Contemplating the Next Impossible

Posted on: June 5, 2023

[This story originally appeared in Alpinist 82, which is now available on newsstands and in our online store. Only a small fraction of our many long-form stories from the print edition are ever uploaded to Be sure to pick up Alpinist 82 for all the goodness!—Ed.]

Illustration by Andreas SchmidtThe northeast face of Masherbrum. [Photo] Adobe Stock

WHEN IT COMES TO the physical limits of the human body, we are constantly wondering what is possible: What is the fastest a human can run, the highest someone can jump? Whatever a discipline's record of achievement may be, people will endeavor to break it. How many times throughout history have we seen the "impossible" made possible? Climbing is no different, though our reasons usually involve much more than simply breaking records, especially when it comes to climbs that present real mortal danger. Risk aside, there will always be those who wonder: What is the limit of human ability on high peaks and technical faces?


Many mountain aspects once labeled "impossible" have since become trade routes for today's climbers, such as the Eiger Nordwand and El Capitan. It was once theorized that climbing Chomolungma (Everest) without bottled oxygen was impossible, yet Reinhold Messner and Peter Habeler did just that in 1978. Hundreds of people have now done it.

Messner has expressed opinions about the "impossible" since at least 1971. Last November I saw him speak in Aspen. At the end of his lecture, I asked, "What is the next 'impossible' for today's alpinists?"

He responded without hesitation: "The north wall of Masherbrum."

Only a handful of teams have mounted expeditions to the north side of the 7821-meter peak in Pakistan since the mid-2000s. The teams angling for the direct northeast face were turned around almost immediately because the hazards were so numerous.

Before David Lama, Hansjorg Auer and Jess Roskelley died in an avalanche while descending Howse Peak in Canada in April 2017, Lama and Auer had tried the northeast face of Masherbrum with Peter Ortner. Lama and Ortner first visited the face in 2013 and returned in 2014 and 2016 with Auer. Their best effort resulted in 400 meters of climbing before getting turned around by poor snow conditions in 2014. In an interview on, Lama described the face as an "Eiger, with a Cerro Torre on top.... There's so much danger from seracs, icefall and rockfall and avalanches."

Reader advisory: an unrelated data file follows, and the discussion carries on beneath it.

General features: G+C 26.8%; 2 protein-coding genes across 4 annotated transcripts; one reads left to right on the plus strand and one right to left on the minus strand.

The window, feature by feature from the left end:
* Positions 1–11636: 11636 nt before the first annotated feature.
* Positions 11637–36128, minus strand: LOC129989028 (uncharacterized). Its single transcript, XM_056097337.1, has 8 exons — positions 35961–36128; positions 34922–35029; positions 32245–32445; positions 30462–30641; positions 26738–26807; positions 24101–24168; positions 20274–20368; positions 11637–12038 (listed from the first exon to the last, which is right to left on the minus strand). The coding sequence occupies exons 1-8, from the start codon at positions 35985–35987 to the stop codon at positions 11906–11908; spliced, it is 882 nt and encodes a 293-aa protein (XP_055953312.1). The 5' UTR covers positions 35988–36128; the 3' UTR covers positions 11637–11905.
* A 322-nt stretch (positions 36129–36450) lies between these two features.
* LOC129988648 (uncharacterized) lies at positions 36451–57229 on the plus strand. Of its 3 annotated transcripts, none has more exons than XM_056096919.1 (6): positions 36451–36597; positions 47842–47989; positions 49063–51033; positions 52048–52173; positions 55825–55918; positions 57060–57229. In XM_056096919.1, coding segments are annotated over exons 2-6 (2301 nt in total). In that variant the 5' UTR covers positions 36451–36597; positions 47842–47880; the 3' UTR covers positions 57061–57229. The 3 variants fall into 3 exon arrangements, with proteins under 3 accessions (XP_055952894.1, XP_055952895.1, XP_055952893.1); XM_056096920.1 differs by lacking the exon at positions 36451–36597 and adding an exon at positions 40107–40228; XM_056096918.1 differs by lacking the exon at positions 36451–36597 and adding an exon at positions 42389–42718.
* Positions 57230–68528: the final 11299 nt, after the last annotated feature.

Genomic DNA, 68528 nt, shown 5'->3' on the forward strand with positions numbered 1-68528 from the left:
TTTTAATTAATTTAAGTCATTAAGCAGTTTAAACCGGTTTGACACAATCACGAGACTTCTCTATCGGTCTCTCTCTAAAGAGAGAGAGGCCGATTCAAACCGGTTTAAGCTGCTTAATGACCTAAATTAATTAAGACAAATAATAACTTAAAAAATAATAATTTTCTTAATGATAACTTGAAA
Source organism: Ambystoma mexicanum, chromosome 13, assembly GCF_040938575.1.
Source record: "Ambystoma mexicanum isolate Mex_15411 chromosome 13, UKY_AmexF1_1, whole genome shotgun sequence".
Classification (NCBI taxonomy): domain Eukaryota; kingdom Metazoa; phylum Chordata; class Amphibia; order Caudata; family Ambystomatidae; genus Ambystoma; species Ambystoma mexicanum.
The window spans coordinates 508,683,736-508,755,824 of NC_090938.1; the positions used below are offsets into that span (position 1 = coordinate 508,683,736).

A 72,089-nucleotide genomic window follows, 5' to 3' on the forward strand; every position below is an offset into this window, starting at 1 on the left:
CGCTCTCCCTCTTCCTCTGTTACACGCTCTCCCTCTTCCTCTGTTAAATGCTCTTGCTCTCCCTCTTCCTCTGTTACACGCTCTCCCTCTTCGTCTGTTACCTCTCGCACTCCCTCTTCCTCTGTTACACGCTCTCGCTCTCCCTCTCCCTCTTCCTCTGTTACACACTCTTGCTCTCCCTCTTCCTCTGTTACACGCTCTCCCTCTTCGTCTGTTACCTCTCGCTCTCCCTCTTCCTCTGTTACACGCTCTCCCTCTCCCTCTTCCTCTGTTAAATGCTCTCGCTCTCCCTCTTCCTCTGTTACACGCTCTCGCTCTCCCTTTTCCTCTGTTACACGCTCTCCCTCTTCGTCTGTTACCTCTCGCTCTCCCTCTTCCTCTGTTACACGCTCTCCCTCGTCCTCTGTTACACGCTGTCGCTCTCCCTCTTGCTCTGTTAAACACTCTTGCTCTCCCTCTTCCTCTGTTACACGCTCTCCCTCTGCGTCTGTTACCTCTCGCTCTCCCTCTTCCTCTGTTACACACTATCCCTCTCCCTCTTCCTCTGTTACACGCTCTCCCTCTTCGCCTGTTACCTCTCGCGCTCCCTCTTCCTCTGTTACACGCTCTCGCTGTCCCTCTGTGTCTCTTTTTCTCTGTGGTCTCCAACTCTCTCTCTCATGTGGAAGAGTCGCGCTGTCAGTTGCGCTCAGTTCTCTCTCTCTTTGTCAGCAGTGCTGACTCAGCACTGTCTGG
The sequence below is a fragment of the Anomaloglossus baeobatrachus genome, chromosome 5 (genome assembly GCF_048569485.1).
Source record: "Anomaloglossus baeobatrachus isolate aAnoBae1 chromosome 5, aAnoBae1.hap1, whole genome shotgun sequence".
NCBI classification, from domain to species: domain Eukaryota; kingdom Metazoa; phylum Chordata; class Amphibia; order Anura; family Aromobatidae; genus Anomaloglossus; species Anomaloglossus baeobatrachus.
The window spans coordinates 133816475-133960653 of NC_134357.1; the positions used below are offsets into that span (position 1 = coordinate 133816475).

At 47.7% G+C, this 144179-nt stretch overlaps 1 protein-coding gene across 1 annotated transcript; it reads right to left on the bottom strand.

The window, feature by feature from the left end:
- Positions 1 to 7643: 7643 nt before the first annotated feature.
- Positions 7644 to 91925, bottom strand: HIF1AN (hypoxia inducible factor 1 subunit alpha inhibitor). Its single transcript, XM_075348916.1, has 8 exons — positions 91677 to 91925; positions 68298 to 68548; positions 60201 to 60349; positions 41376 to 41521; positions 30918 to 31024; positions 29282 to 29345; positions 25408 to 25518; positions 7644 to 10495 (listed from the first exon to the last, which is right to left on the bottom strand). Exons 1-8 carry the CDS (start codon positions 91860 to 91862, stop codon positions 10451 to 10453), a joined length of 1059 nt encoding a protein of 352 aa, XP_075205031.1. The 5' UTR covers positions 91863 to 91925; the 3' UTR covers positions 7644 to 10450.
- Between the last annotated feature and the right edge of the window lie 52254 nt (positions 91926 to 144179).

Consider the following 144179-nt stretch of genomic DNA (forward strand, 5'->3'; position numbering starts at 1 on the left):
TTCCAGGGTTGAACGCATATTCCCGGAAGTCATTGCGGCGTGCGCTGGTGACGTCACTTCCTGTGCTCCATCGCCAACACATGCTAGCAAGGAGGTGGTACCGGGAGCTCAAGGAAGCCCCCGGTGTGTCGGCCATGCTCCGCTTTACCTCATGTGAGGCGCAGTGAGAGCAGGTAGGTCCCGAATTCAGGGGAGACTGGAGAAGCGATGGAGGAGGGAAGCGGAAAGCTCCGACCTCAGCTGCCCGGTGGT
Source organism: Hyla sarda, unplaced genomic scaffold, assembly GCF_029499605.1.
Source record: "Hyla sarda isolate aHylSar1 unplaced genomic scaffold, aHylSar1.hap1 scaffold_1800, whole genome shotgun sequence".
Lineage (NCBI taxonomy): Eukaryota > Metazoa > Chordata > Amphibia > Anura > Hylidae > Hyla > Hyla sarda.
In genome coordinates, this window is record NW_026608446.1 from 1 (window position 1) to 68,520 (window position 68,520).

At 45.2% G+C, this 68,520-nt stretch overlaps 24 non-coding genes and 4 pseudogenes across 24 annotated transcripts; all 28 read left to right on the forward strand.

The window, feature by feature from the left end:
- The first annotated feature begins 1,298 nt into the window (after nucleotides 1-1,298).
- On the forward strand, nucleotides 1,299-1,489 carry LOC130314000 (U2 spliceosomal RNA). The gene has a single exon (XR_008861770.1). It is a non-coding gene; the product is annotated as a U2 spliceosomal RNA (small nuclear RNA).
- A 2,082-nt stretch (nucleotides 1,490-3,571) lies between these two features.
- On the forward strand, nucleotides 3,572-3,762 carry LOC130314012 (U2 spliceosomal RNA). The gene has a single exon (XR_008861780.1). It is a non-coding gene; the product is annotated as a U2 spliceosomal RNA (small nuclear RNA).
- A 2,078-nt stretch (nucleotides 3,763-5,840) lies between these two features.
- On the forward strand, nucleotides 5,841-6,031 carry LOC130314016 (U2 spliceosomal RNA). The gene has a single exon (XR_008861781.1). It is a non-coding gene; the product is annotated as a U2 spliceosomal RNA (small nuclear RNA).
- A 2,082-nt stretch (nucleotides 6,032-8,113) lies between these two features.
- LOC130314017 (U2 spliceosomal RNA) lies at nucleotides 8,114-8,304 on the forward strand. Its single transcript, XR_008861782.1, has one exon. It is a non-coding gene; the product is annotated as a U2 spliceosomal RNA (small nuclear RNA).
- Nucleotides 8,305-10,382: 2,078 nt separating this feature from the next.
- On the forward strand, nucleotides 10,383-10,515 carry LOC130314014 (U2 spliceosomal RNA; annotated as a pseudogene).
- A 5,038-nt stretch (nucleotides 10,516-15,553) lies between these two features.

Steve House, who visited the north side of Masherbrum in 2003 with Marko Prezelj and Matic Jost, shared some of his experience with me in an email:

The route that David and Hansjorg wanted to try (and I told them this) is a stupid objective because of the unreasonable level of objective hazard on the approach.... The north pillar on the other hand, the stunning arete that splits the northeast and the northwest face, is an incredible objective. That's what Marko, Matic and I attempted in 2003, but the avalanche hazard on what was essentially the approach to the pillar was crazy high that year. This was the typical buried-weak-layer seasonal avalanche risk. Not the random-massive-serac avalanche exposure that one would encounter on the trek up to the base of the north face.

In August 2022 Marek Holecek and Radoslav Groh reached 7300 meters taking a slightly similar line to what House described before getting turned around by storms.

Lindsay Griffin, senior editor of the American Alpine Journal, said there are other objectives that could offer a comparable but perhaps slightly safer challenge than Masherbrum's north face.

"Getting up to the headwall appears to present considerable objective danger, and would probably need exceptional conditions," he said of Masherbrum. "It may be no more difficult than Jannu's north face (Kumbhakarna, 7710m) ... but the relative lack of rock- and icefall makes Jannu a safer bet. However, I think the ultimate, in my mind, is still the (proper) west face of Makalu (8485m), where the rock headwall starts above the summit of Masherbrum. There are other unattempted steep high-altitude walls that immediately spring to mind, such as on Gyachung Kang (7861m), but they are likely to be more mixed."

Someone may eventually succeed on these high faces, at what cost we can only guess. But history moves on, and, inevitably, there will be a new impossible objective.

For all we know, the next "impossible" may end up being the challenge of saving—or at least surviving on—an increasingly volatile planet suffering the effects of climate change, pollution, disease and war. The mountaineers and explorers who have faced unknowns in the deepest ocean trenches, the highest walls and the far-flung reaches of space, learning to survive and persevere throughout nature's most hostile conditions, will have at least taught us something of what we are capable of enduring and overcoming.

[This story originally appeared in Alpinist 82, which is now available on newsstands and in our online store. Only a small fraction of our many long-form stories from the print edition are ever uploaded to Be sure to pick up Alpinist 82 for all the goodness!—Ed.]

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